“I know that my child’s goals should be appropriately ambitious. Even if my child is behind in academics, the IEP goals should aim to help my child catch up. When can we look at present level of performance and put services and supports in place, so we can set goals that allow my child to meet the same standards as his peers?”

The National Center for Parent Leadership, Advocacy, and Community Empowerment (National PLACE) offered a Webinar to explain how the ruling provides families with a new advocacy tool. PLACE, a membership organization whose website is named “Parents at the Table,” has made available some resource documents, including a Power Point with a set of slides titled: “What Parents Can Do.” For example, PLACE suggests that parents prepare questions for an IEP meeting using key phrases pulled directly from the Supreme Court’s ruling. Here are some sample questions:

  • Has the team carefully considered my child’s potential for growth?
  • Have we considered whether my child is on track to achieve or exceed grade-level proficiency?
  • Are the goals appropriately ambitious, with sufficiently challenging objectives?
  • How is the IEP reasonably calculated to enable my child to make progress appropriate in light of his circumstances?

PLACE emphasizes that parents should not accept an IEP with the same goals and objectives from year to year, indicators that a child has failed to make meaningful progress. And, using language directly from the SCOTUS ruling, PLACE encourages parents to hold schools accountable for a child’s progress by requesting a “cogent and responsive explanation” for decisions about goals and progress measurements.

Diana Autin, an attorney and executive director of National PLACE, uses the webinar platform to review foundational principles of the IDEA, re-authorized by Congress in 2004, to set a stage for understanding new guidelines related to the SCOTUS ruling. “It’s important to note that Endrew F can’t be understood or defined or used without it being within the context of the IEP requirements of IDEA,” she says.

Autin shares the PLACE webinar platform with Michael Yudin, former assistant secretary at the U.S. Department of Education and a longtime national leader in disability rights. Yudin points to key language in the ruling that clarifies earlier Department of Education guidance documents that he helped develop. The heart of IDEA, he says, is specially designed instruction that helps students reach goals that are “ambitious but achievable” and in alignment with grade-level content standards. “Specially designed instruction is adapting as appropriate to the needs of the child,” Yudin says, “so that the content, methodology and the delivery of instruction are appropriate to ensure access to the general curriculum so that the child can meet the educational standards that apply to all children.”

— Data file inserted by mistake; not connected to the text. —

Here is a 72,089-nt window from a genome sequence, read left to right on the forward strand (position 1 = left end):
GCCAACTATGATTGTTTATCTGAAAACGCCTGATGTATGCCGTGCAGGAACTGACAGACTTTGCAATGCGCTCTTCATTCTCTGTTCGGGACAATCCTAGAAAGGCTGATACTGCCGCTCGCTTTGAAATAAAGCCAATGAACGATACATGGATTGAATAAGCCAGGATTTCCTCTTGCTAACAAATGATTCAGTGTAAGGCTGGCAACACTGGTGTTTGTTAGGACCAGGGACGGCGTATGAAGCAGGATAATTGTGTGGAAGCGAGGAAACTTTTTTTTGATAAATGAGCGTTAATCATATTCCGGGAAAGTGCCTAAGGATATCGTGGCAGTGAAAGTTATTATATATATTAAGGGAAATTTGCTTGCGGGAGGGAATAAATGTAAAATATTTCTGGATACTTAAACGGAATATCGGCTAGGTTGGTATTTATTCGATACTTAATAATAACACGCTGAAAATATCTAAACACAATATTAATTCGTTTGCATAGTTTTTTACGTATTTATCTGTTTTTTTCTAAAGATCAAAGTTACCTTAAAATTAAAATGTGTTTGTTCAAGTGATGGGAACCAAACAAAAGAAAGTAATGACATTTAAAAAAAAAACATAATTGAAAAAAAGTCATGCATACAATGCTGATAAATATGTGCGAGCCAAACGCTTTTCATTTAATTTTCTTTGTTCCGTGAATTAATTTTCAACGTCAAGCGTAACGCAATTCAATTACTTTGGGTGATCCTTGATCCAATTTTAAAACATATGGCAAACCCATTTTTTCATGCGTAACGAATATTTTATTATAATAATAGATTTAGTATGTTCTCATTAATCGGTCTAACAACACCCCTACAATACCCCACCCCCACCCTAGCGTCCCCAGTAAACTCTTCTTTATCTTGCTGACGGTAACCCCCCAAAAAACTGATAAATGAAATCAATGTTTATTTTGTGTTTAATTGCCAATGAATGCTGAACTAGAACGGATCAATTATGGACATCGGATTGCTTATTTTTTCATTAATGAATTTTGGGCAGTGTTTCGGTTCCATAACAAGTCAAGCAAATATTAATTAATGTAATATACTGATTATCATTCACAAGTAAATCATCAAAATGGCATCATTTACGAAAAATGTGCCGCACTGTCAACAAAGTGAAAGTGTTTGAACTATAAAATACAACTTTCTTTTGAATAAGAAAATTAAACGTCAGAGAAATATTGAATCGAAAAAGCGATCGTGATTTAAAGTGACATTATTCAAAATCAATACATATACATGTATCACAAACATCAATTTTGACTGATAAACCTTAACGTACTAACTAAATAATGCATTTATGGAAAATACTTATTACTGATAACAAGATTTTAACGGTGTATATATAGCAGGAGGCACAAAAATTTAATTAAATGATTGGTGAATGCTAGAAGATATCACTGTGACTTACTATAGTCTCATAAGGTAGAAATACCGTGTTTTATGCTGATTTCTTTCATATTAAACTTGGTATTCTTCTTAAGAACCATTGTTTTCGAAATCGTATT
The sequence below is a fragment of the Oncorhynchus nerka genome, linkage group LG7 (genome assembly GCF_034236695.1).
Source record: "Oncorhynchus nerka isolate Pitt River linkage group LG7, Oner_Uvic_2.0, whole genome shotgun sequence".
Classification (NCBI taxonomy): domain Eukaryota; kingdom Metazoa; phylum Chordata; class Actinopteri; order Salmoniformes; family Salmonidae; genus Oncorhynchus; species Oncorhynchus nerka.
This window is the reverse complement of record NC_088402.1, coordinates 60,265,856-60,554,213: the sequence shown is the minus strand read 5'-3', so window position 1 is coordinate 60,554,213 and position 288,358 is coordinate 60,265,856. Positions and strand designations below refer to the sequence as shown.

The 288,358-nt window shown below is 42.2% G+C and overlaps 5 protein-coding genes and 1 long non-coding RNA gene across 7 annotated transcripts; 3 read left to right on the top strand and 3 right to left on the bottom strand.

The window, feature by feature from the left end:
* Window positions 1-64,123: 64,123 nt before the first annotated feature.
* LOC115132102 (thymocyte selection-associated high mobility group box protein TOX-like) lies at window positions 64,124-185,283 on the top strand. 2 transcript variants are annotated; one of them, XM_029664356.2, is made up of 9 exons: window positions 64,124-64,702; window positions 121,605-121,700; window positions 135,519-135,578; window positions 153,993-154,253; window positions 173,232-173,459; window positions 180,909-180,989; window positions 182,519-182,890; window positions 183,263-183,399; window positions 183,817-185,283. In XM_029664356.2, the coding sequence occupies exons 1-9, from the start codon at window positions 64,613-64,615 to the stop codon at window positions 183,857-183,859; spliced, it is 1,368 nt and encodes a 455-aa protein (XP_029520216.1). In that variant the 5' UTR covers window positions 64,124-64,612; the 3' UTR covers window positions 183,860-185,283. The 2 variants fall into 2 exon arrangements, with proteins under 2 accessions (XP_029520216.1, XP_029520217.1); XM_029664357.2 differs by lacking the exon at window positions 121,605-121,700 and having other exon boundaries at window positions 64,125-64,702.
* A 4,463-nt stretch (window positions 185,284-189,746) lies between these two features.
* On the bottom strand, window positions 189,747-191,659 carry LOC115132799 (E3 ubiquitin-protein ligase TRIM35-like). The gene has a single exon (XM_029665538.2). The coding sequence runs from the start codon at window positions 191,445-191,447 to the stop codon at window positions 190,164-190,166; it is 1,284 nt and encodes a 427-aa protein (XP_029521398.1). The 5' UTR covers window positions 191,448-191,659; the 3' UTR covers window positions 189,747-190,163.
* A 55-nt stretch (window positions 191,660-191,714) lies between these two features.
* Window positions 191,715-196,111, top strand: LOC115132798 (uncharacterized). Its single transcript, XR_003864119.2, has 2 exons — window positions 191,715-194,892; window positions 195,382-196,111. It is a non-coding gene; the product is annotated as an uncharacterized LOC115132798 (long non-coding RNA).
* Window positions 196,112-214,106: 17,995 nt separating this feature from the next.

Inclusion sometimes requires access to specially designed instruction in Social-Emotional Learning (SEL), and the Endrew F decision reinforces the IDEA’s requirement for necessary behavioral interventions and supports, Yudin says. “This guidance clearly states that failure to consider and provide those needed behavioral supports and interventions through the IEP is in fact likely to result in a denial of FAPE.”

The child at the heart of this landmark case, Drew, struggled with phobias and had behaviors that included screaming, climbing over furniture and occasionally running from school. According to the PLACE webinar: “His parents believed that his progress had stalled and that the strategies used to address his behaviors were insufficient to allow him to learn.” Behavior interventions at the private school chosen by Drew’s parents helped, and his access to learning improved. In considering all aspects of the case, including a lack of suitable behavior interventions, the Supreme Court ruled that the public school had denied Drew access to FAPE.

A child “must be afforded the opportunity for significant learning,” the court stated. And individualized supports and programming must provide for more than “de minimis,” or trivial, progress to meet the standard of FAPE. “For children with disabilities, receiving instruction that aims so low would be tantamount to sitting idly,” the court wrote, “…awaiting the time when they were old enough to drop out.”

The ruling in Endrew F has brought new emphasis to existing policy related to discipline and behavior. On August 1, 2016, the U.S. Department of Education issued a Dear Colleague guidance document to establish clarity about the IDEA’s requirements for behavioral assessments and interventions. “Recent data on short-term disciplinary removals from the current placement strongly suggest that many children with disabilities may not be receiving appropriate behavioral interventions and supports, and other strategies, in their IEPs,” the document states. “In light of research about the detrimental impacts of disciplinary removals… the Department is issuing this guidance to clarify that schools, charter schools, and educational programs in juvenile correctional facilities must provide appropriate behavioral supports to children with disabilities who require such supports in order to receive FAPE and placement in the least restrictive environment (LRE).”

The Office of Special Education Programs (OSEP) offered a summary of policy that included this statement: “Parents may want to request an IEP Team meeting following disciplinary removal or changes in the child’s behavior that impede the child’s learning or that of others, as these likely indicate that the IEP may not be properly addressing the child’s behavioral needs or is not being properly implemented.”

For further information about the Endrew F decision and its implications, refer to the following resources:

The Center for Parent Information and Resources/Parent Center Hub

National PLACE/Parents at the Table

Wrightslaw

Understood Endrew F Advocacy Toolkit

SCOTUSblog

SPAN Parent Advocacy Network

OSEP IDEAs that Work